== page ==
What the Brooklyn Bridge Still Says About Us




“Let’s walk across at sunset,” my friend suggests. I imagine the views of Manhattan, red staining the clouds and glowing on the steel cables. “Trachtenberg!” I blurt, grad school’s American studies reading list bubbling up from the depths. Brooklyn Bridge: Fact and Symbol was an iconography exploring history, metaphor, and art, making that bridge part of my inner landscape. But in truth, I have never set foot on the Brooklyn Bridge until now—though I once sat for an hour in a car below the pedestrian promenade, listening to the driver curse.

Alan Trachtenberg began his classic with the words, “Brooklyn Bridge belongs first to the eye.” But when we reach City Hall and make our way to the footpath, all I see is a gauntlet of vendors hawking T-shirts, posters, melon balls, Cokes, and selfies with a boa constrictor. Rock music blares, and one guy’s stadium-yell message—“One dollar cold water!”— loops from a boombox so he can save his voice.

We pass beneath the Gothic arches and walk toward the center of the bridge, pressed close to women in saris, families speaking Chinese, old guys with yarmulkes over their bald spots. An idiotic teenage boy scrambles up on the ledge, his balance precarious, the river an easy destination. A young woman steps onto the bridge in a long gown, its lavender-sparkled train looped over one arm. Sweaty and determined, she forges toward the middle of the bridge, where a photographer waits to take her picture. We arrive in time to see her posing, and I want to tell her that her purple bra strap is showing but surely the photographer will either fix it or crop it out? How many liberties one takes with a stranger—that question plagues me. The people hawking cheap but high-priced crap do not mind taking liberties. I invent a new collective noun for them: a dismay of vendors.

The dismay thins in the long center stretch. Here we can lean on the railing, watch seagulls stitching the sky, miss the twin towers, check out Brooklyn’s now-hot Dumbo district. Here, I can mourn the commodification of this masterpiece of art and engineering.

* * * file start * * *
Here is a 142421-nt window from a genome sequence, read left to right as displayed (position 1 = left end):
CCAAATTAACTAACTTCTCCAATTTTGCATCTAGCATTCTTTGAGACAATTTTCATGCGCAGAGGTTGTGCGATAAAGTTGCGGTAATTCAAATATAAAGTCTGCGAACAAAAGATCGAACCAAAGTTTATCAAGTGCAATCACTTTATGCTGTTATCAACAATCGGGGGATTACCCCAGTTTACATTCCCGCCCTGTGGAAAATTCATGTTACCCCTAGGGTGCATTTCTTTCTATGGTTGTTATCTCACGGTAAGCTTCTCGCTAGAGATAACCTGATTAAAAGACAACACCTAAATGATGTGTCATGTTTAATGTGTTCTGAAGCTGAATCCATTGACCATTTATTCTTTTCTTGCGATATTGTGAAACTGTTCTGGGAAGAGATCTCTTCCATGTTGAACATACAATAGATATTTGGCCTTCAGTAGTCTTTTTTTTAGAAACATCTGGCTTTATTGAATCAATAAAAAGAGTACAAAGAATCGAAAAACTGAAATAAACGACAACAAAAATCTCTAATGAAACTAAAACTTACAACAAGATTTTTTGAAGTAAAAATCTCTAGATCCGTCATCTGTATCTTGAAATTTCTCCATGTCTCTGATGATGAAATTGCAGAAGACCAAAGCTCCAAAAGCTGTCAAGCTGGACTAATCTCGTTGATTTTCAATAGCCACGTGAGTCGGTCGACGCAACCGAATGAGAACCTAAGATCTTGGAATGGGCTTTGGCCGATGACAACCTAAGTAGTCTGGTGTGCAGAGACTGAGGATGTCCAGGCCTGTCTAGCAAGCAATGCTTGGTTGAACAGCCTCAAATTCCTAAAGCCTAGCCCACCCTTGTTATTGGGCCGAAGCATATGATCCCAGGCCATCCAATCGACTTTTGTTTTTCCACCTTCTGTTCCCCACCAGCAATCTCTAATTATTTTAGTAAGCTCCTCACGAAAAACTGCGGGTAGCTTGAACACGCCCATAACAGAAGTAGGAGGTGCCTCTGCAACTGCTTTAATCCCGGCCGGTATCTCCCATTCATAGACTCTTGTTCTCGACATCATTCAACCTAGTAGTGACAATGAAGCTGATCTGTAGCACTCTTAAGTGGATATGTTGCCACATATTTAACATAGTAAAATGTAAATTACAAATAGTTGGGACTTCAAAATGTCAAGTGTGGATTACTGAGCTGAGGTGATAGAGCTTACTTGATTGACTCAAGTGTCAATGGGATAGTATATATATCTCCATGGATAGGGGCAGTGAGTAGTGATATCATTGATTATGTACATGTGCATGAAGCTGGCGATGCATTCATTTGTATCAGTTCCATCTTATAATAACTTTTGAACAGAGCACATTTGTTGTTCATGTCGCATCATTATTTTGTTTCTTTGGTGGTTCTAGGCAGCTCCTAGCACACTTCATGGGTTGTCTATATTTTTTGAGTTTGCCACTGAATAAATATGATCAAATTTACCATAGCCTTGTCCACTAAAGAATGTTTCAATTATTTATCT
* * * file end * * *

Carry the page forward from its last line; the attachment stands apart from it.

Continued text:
Why do I see this as a change? The Brooklyn Bridge is, and has always been, us: teeming, diverse, sociable, aspirational, and entrepreneurial, which is a nice word for scrounging. On Opening Day, May 24, 1883, the Hon. Abram S. Hewitt, lawyer, legislator, industrialist, philanthropist, and future NYC mayor, extolled the transformation the new bridge symbolized: “In the place of stillness and solitude, the footsteps of these millions of human beings; instead of the smooth waters ‘unvexed by any keel,’ highways of commerce ablaze with the flags of all nations; and where once was the green monotony of forested hills, the piled and towering splendors of a vast metropolis, the countless homes of industry, the echoing marts of trade, the gorgeous palaces of luxury.”

He saw this as progress. A lot of people still do. New Americans from all over the world walk this bridge with hopes of their own; who am I to begrudge them whatever possibilities capitalism still offers? It has vexed the waters, chewed up the “monotony” of forestland, used its highways of commerce to further divide the classes. But by craving heroics and superlatives, capitalism urges forth wonders.

When completed, the Brooklyn Bridge was the longest suspension bridge in the world, and it was taller than any structure in North America. It had taken fourteen years to build. The light bulb was not yet invented when construction began, and materials were brought by horse and carriage. At least twenty workers sacrificed their lives to the bridge, and its mastermind and chief engineer, John Roebling, contracted tetanus after his foot was hit by a boat at the Fulton Ferry landing. (Stubborn, he tried to cure himself by drinking water but died of lockjaw four days later.)